School-Bus Drivers' Five-Week-Old Strike Ends in Boston
Boston's bitter, five-week-old strike by school-bus drivers ended last week with an agreement that left city and union officials both claiming victory.
When buses rolled again on Oct. 28, the drivers had failed to gain a pay increase. But they received guarantees of preference for laid-off drivers in future hiring and won the reinstatoment of 16 of the 42 school-bus drivers who lost their jobs this year.
City and district officials, meanwhile, gained some latitude in cutting transportation costs and in overhauling one of the most expensive student-transportation systoms in the nation.
In signing the agreement, Mayor Raymond L. Flynn said he was satisfled that it "imposes no additional financial cost on the city budget" and that it "preserves the school department's absoluto right to reduce transportation costs in the future."
Noting that the strike had left 27,000 students without rides to school, Mayor Flynn said, "More than anything else, I am pleased that our schoolchildren, particularly those with special needs, can now resume normal transportation to and from school."
Partly in response to the strike, city and school officials said they were stopping up efforts to overhaul student-transportation services.
Boston is unusual among major districts in that the school department owns the buses and pays the drivers, but hires a privato firm to manage the fleet. Critics charge that this arrangement gives the management company little incentive to control costs.
According to district officials, the cost of operating the fleet--which stands at $34 million for this school year has been driven up by new transportation needs arising from a controlled-choice student-assignment plan adopted three years ago.
After the current contract with InCity Boston Management expires next July, Boston will seek either to make the school department entirely responsible for student transportation or to contract all aspects of the system out to a privato company, city and school officials said.
The 700-member bus drivers' union, Local 8751 of the United Steelworkers of America, had walked off the job on Sept. 24 after a breakdown in negotiations with In-City Boston Management, which has managed the fleet since last year.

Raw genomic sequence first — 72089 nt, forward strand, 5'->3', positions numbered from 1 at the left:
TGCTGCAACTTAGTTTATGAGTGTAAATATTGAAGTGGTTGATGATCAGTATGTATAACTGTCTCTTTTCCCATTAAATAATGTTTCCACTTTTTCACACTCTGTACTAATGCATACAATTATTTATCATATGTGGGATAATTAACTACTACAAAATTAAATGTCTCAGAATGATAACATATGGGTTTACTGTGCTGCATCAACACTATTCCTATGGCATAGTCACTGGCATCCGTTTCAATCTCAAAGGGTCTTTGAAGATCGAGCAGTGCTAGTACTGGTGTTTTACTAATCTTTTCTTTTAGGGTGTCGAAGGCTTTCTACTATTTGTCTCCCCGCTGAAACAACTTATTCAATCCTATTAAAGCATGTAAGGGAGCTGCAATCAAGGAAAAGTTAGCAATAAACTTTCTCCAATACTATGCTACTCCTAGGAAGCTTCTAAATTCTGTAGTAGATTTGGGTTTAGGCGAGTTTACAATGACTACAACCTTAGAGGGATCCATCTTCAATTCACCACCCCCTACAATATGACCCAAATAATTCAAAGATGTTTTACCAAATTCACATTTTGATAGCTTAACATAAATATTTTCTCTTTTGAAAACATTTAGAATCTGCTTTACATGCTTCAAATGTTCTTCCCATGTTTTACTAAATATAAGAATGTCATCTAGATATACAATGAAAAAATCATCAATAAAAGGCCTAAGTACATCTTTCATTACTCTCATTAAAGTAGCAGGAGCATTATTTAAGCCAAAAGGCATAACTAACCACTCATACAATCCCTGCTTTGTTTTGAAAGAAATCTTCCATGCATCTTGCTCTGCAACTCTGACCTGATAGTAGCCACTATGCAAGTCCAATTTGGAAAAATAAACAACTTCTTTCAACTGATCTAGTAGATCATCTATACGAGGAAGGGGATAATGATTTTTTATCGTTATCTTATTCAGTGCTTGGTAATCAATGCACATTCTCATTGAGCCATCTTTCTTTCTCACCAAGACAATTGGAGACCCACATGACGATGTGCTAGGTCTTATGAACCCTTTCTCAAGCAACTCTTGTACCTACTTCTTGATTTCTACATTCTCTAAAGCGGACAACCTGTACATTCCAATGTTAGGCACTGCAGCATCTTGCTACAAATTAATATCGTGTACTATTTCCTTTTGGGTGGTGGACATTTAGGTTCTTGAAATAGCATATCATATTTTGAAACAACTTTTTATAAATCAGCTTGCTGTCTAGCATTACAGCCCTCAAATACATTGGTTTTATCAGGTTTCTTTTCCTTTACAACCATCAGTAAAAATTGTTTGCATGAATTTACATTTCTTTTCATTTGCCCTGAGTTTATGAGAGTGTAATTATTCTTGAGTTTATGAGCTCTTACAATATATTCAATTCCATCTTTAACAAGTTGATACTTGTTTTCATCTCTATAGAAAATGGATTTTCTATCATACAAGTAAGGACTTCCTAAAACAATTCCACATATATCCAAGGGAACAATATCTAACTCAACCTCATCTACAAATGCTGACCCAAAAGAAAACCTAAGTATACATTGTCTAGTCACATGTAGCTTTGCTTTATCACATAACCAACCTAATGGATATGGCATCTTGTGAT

The union had sought a 14 percent wage hike over two years, a multi-year contract, and guarantoes of job security.
The drivers also demanded that the district create new bus routes to provide jobs for the drivers laid off by the school department this year.
The strike came as the school district was struggling with a $19.2million gap in its budget created largely by rising costs and the city's decision to appropriate $378 million for the schools, $16 million less than last year. The budget problem was still unresolved last week.
The contract agreed to last week runs until August of 1995. It does not contain any pay hike for the union's drivers, who, at $13.53 per hour, are among the highest-paid school-bus drivers in the country.
Although the contract provides for 16 of the laid-off drivers to be reinstatod, it also allows the school district or the contractor to lay off additional drivers if necessary.
In a provision citod by union leaders in voicing satisfaction with the agreement, the contract stipulatos that when the district hires drivers in the future, it must first seek them among union members who had formerly been bus drivers for the Boston schools.
The contract provides a $290 bonus to all drivers, including those who had been laid off, in part to make up for wages they would have received over the Columbus Day holiday.
Satisfied With Attendance
Union members were calling the strike a victory despito the fact that they did not begin to make up wages lost during the strike and that, according to sources in the Mayor's ofrice, they had come under pressure from their own national union to take what they had been offered.
"This bus company and the city of Boston thought they were going to ride the wave of Greyhound, Eastern [Airlines], and a number of other union-bustors," said Stevan Kirschbaum, vice president of the bus drivers' union.
"We told them," Mr. Kirschbaum said, "that, when we went on strike, not a [school] bus would roll in the city of Boston. We kept that pledge."
During the strike, almost half of the district's 58,000 students had to find other means of transportation.
The district still maintained average attendance ratos of moro than 85 percent, much higher than during previous Boston bus strikes.
Of the district's 7,000 specialneeds students, the 2,000 who were deemed most vulnerable were provided transportation by the district; many others missed some school.
In response to a suit, a superior court last month appointed an administrator to oversee the transportation of disabled children.